Pick the social media platform that works best for you. The ones you like using. The ones where your ideal client is looking for your product.
It can be frustrating but take time to learn to be a content creator as well as a potter. Creating genuine content online will help your clients connect with you and your product.
There's a steep learning curve when it comes to creating content online that helps drive business to your site, but don't give up. You've got this.
Is Pottery Right for You?
Wondering if pottery is right for you? It's hard to know because it's not something like painting where you can drop $40 on supplies and see if it's a good fit. Pottery is expensive, and there is a cost barrier to cross to even try it out.
So how do you know if pottery is worth investing in as a hobby or job?
We recommend taking a pottery class or two from a local potter. Sometimes these classes are offered through the city, sometimes private studios will offer the classes.
Taking three or four pottery classes will cost you a few hundred dollars, but will be significantly cheaper than trying to buy a pottery wheel and teaching yourself. The classes will help you get a feel for pottery, literally, and help you decide if it's something you'd like to pursue.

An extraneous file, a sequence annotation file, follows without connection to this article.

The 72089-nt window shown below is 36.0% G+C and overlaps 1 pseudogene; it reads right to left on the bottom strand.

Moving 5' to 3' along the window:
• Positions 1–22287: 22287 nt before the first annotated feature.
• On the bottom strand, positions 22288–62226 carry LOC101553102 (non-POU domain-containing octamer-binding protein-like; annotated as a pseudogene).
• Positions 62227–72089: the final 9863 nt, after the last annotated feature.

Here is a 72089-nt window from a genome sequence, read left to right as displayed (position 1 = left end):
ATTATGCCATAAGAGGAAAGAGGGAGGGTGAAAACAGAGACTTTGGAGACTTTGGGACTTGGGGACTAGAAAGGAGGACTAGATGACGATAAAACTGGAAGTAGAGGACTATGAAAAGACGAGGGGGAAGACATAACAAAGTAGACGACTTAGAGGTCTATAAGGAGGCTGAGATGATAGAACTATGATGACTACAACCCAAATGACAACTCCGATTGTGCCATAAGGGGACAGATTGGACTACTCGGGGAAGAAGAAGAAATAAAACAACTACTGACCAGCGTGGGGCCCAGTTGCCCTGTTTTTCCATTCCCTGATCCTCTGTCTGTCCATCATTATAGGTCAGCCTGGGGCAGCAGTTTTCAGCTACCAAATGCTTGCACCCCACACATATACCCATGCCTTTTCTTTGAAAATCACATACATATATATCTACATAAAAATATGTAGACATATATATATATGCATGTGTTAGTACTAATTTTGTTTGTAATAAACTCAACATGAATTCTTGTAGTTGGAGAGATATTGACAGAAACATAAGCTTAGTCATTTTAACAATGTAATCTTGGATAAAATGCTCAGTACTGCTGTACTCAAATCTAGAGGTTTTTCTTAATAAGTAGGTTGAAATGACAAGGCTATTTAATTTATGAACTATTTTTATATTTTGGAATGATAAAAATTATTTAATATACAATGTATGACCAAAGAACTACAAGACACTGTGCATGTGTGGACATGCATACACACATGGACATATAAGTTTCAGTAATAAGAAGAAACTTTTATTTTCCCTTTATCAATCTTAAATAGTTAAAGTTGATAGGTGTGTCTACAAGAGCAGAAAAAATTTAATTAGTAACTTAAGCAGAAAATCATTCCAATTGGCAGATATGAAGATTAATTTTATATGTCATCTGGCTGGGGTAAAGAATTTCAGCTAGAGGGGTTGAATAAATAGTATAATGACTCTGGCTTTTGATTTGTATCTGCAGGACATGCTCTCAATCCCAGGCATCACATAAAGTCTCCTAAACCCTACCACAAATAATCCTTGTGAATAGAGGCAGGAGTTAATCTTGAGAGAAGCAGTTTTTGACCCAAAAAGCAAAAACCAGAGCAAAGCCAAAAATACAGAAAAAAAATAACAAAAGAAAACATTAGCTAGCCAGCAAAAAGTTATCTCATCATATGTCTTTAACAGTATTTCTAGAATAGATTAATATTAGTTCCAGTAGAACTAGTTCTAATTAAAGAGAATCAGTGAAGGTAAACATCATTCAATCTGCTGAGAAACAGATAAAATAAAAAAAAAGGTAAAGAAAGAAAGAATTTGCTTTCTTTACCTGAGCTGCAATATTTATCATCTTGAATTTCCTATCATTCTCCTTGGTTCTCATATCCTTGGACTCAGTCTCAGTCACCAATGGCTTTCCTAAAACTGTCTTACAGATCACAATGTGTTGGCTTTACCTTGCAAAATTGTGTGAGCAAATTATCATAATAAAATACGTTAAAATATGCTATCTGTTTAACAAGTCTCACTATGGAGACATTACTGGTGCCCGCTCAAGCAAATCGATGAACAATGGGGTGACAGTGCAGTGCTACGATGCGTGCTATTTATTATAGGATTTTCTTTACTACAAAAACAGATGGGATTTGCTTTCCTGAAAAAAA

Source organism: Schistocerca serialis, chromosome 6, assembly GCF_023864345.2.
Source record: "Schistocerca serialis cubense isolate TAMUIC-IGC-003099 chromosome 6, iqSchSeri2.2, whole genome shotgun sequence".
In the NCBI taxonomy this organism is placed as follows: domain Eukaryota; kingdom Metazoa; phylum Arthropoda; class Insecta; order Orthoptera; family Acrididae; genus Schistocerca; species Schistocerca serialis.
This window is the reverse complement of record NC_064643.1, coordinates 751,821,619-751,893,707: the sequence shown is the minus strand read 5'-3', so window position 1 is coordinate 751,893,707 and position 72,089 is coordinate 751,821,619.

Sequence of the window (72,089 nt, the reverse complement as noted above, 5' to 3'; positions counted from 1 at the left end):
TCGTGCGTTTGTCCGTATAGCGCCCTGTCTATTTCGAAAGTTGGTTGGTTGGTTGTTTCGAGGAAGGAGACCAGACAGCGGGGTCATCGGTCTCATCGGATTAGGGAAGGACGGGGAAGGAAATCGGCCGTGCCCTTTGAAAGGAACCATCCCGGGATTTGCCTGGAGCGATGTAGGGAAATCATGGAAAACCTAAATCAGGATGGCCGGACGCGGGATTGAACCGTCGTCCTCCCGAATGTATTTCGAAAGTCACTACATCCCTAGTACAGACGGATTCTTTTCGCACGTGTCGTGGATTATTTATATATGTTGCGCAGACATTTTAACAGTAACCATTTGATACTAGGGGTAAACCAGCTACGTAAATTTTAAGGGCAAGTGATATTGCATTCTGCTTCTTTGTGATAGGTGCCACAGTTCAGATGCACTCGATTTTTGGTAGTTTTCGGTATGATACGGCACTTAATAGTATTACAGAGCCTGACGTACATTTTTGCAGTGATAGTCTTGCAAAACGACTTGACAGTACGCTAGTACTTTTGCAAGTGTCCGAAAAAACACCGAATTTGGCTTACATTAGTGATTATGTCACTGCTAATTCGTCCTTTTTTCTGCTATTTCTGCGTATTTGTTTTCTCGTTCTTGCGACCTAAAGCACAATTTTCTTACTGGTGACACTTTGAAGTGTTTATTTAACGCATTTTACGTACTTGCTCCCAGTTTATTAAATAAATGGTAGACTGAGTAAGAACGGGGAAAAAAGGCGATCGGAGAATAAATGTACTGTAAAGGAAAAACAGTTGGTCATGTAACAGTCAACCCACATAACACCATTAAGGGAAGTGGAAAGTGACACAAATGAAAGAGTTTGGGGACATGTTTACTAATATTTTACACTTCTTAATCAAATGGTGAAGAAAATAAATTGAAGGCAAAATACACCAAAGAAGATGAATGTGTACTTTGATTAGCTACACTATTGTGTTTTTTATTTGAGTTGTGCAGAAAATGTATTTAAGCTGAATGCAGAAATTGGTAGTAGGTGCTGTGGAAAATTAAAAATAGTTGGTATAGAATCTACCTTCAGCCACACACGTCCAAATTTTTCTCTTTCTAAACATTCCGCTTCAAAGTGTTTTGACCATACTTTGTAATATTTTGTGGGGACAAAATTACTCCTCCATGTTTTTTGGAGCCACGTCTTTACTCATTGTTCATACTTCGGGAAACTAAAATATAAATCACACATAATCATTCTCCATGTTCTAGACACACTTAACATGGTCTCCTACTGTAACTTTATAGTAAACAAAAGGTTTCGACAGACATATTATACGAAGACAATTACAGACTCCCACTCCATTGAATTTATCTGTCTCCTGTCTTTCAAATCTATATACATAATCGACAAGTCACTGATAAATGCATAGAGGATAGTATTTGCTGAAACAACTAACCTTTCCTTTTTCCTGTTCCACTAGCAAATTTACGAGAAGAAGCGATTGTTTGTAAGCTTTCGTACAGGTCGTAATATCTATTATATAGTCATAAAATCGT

After you've taken classes and discovered a passion for pottery, try to find a job or side-gig that works with pottery at a studio. This will give you access to pottery supplies and tools, bring in a little change, and help your skills grow.
As you become a more competent and accomplished potter, you'll be able to see if opening your own home studio is worth the sizable investment.
Alternatives to a Home Pottery Studio
If a home pottery studio is out of the question, you have a few options to keep pottery in your life. One, you can take classes. Classes aren't just for beginners, and they can be a cost-effective way to scratch the pottery itch.
Two, check out local art co-working spaces and see if there is a pottery station you could play to use or rent out for a specific period of time. These spaces are more common than you might imagine in larger cities.
If you can't find an art-share place that has a pottery wheel, consider asking a local studio if you could rent time or space from them. Smaller studios may be inclined to take the deal to make a little extra money, and you'd save big on pottery supplies.
Lastly, if you and a group of fellow pottery lovers are in a position to do so, consider going in on a shared pottery space, together. Make sure to draw up a contract and keep everything above board, but co-owning might be a good move for you.
As a co-owner of a pottery space, make sure the rules and expected behaviors are clearly laid out for all parties involved to help avoid conflict down the road.
Paint Your Own Pottery Studio
Perhaps you stumbled upon this article after a casual search about pottery. Maybe you're not ready to jump all the way in. Maybe you're not even ready to take a pottery class yet.